Depression and Sleep Apnoea

Many clinical studies have shown a relationship between sleep apnoea and depression.1 Some report that people with depression are five times more likely to have a breathing-related sleep disorder, like sleep apnoea.2 

While others report that 53% of people with untreated sleep apnoea feel depressed and 59% felt anxious.3  

Whatever the statistics, there is strong evidence that depression is a risk factor for sleep apnoea. 


People with sleep apnoea feel tired, irritable and lethargic. They struggle to find the motivation to exercise.  They can have problems at work and at home with concentration and memory so accomplishing tasks can be a challenge.  They fall asleep in meetings.   

They may sleep in a different room to their partner.  Often people with sleep apnoea are reluctant to go out because they know they’ll fall asleep or because they’re concerned about their weight.  All of this can contribute to feelings of anxiety and depression.

Medication prescribed for depression may contribute to the severity of sleep apnoea.  Some medications are muscle relaxants, increasing the likelihood of the muscles in the upper airway collapsing and causing an apnoea or hypopnoea.  Some medication may blunt the body’s response to the fall in oxygen and rise in carbon dioxide associated with an apnoea and hypopnoea, increasing the time and severity of the apnoea or hypopnoea.4  The effect of medication should be considered by the doctor prescribing antidepressant medication for someone with sleep apnoea.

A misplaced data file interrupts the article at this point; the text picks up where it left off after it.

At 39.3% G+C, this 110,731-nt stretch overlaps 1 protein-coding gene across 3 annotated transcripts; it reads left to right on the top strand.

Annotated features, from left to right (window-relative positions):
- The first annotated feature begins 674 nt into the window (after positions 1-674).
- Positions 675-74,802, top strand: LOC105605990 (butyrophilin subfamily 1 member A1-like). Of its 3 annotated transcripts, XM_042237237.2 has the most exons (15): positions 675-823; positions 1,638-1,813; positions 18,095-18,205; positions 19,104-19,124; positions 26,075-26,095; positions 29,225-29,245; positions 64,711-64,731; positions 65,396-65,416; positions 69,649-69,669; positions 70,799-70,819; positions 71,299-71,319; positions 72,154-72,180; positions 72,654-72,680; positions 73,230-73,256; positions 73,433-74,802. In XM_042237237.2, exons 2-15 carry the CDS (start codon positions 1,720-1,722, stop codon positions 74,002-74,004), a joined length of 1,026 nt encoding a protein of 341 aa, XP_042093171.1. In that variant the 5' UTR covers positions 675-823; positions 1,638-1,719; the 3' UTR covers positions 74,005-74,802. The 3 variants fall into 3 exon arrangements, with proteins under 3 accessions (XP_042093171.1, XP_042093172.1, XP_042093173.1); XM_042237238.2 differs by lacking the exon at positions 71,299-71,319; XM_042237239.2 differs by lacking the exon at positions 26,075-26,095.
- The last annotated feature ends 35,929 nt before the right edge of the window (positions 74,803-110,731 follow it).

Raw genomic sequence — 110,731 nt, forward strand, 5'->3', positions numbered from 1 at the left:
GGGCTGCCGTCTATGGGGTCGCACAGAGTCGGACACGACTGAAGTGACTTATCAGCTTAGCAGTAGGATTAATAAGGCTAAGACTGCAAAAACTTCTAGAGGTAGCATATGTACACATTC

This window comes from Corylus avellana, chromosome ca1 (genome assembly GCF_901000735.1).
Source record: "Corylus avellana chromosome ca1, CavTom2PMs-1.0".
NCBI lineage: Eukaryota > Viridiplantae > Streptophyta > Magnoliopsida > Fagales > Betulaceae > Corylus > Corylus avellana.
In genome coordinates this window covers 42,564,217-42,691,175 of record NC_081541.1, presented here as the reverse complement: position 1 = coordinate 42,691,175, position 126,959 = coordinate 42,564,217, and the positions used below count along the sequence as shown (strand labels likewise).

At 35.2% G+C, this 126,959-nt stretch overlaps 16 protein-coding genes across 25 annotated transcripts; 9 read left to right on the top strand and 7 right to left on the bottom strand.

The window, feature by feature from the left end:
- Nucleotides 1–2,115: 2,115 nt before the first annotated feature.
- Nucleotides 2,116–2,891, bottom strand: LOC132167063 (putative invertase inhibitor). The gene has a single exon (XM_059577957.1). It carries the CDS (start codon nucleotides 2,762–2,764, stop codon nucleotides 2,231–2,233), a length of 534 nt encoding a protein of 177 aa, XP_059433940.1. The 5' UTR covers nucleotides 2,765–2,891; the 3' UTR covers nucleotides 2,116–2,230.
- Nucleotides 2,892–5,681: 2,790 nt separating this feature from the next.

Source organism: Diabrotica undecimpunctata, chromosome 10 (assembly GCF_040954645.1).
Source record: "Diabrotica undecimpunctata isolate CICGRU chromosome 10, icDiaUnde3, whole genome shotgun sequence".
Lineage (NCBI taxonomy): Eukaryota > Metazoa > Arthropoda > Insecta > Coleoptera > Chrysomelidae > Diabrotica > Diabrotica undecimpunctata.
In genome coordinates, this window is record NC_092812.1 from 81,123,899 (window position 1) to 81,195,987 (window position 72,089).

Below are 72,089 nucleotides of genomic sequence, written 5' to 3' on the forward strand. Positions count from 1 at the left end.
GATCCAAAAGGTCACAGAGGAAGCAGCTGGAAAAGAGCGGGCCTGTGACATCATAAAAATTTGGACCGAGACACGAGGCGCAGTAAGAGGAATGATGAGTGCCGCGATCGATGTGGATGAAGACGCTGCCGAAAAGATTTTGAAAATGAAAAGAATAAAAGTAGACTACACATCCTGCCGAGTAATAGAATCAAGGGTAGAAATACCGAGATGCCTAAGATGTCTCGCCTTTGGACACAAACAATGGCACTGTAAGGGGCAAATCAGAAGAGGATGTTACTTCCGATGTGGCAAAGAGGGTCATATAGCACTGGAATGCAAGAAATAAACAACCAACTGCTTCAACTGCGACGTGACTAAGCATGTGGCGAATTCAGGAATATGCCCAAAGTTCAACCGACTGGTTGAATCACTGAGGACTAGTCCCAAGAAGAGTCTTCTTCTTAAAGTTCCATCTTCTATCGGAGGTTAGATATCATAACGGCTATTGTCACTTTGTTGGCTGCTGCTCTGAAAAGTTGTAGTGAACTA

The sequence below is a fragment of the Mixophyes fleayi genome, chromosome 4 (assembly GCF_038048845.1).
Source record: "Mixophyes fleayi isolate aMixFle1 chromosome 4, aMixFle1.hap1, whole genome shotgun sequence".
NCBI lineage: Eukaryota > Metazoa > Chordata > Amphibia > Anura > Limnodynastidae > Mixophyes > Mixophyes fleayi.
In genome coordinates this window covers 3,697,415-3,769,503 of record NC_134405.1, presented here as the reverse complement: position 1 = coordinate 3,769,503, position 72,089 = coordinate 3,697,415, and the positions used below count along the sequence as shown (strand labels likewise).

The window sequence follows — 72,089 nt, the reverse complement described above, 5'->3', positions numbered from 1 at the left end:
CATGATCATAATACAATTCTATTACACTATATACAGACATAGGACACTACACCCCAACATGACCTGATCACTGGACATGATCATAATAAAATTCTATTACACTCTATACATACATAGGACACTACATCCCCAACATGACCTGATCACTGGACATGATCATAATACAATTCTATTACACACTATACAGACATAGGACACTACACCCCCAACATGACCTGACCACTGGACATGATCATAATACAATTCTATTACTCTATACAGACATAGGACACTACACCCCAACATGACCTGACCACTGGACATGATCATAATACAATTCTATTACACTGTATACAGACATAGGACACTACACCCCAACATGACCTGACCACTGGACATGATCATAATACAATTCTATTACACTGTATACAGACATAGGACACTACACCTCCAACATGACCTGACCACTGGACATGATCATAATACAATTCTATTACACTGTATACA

Depression and obstructive sleep apnoea have independently been shown to be associated with metabolic syndrome (a combination of disorders increasing the risk of developing diabetes), and also with the development of cardiovascular disease. 1

Treating sleep apnoea effectively has been shown to eliminate or reduce the upper airway collapse responsible for snoring, disrupted sleep, lethargy, lack of concentration and memory loss and all the other symptoms of sleep apnoea, as well as alleviating the feelings of anxiety and depression.1


References:

  1. Schröder C, O'Hara R. Depression and Obstructive Sleep Apnea (OSA) Annals of General Psychiatry 2005, 4:13
  2. Ohayon MM: The effects of breathing-related sleep disorders on mood disturbances in the general population.
  3. J Clin Psychiatry 2003 , 64:1195-200; quiz, 1274-6
  4. Lacasse, et al, Health-related quality of life in obstructive sleep apnoea. Eur Respir J 2002; 19: 499 - 503
  5. Guilleminault, Benzodiazepines, breathing, and sleep Am J Med 1990 , 88:25S-28S.
  6. Flemons WW, Reimer MA. Development of a disease-specific health-related quality of life questionnaire for sleep apnea. Am J Respir Crit Care Med 1998;158:494 - 503.